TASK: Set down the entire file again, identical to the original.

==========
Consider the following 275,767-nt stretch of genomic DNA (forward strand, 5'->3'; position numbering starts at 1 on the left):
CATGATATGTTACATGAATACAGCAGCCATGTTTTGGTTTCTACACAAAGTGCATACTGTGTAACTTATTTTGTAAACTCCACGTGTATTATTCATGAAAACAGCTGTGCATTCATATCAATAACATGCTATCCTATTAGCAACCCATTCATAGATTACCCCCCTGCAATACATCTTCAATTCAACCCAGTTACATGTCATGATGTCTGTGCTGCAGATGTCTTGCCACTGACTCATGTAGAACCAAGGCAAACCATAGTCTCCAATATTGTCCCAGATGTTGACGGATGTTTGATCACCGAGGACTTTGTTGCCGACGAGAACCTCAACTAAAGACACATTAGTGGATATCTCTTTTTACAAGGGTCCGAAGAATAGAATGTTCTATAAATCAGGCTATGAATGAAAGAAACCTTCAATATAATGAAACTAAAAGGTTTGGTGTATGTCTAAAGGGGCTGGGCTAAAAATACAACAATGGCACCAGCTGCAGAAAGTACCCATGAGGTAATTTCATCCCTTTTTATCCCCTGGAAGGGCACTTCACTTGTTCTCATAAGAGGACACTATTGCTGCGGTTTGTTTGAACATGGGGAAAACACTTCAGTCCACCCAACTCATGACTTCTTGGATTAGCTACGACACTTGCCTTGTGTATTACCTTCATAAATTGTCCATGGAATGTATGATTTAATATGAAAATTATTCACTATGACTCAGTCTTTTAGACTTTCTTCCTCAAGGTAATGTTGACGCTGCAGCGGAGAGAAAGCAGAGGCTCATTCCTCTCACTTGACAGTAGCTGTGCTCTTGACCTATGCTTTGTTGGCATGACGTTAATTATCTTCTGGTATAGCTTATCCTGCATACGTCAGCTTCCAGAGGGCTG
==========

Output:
Consider the following 275,767-nt stretch of genomic DNA (forward strand, 5'->3'; position numbering starts at 1 on the left):
CATGATATGTTACATGAATACAGCAGCCATGTTTTGGTTTCTACACAAAGTGCATACTGTGTAACTTATTTTGTAAACTCCACGTGTATTATTCATGAAAACAGCTGTGCATTCATATCAATAACATGCTATCCTATTAGCAACCCATTCATAGATTACCCCCCTGCAATACATCTTCAATTCAACCCAGTTACATGTCATGATGTCTGTGCTGCAGATGTCTTGCCACTGACTCATGTAGAACCAAGGCAAACCATAGTCTCCAATATTGTCCCAGATGTTGACGGATGTTTGATCACCGAGGACTTTGTTGCCGACGAGAACCTCAACTAAAGACACATTAGTGGATATCTCTTTTTACAAGGGTCCGAAGAATAGAATGTTCTATAAATCAGGCTATGAATGAAAGAAACCTTCAATATAATGAAACTAAAAGGTTTGGTGTATGTCTAAAGGGGCTGGGCTAAAAATACAACAATGGCACCAGCTGCAGAAAGTACCCATGAGGTAATTTCATCCCTTTTTATCCCCTGGAAGGGCACTTCACTTGTTCTCATAAGAGGACACTATTGCTGCGGTTTGTTTGAACATGGGGAAAACACTTCAGTCCACCCAACTCATGACTTCTTGGATTAGCTACGACACTTGCCTTGTGTATTACCTTCATAAATTGTCCATGGAATGTATGATTTAATATGAAAATTATTCACTATGACTCAGTCTTTTAGACTTTCTTCCTCAAGGTAATGTTGACGCTGCAGCGGAGAGAAAGCAGAGGCTCATTCCTCTCACTTGACAGTAGCTGTGCTCTTGACCTATGCTTTGTTGGCATGACGTTAATTATCTTCTGGTATAGCTTATCCTGCATACGTCAGCTTCCAGAGGGCTG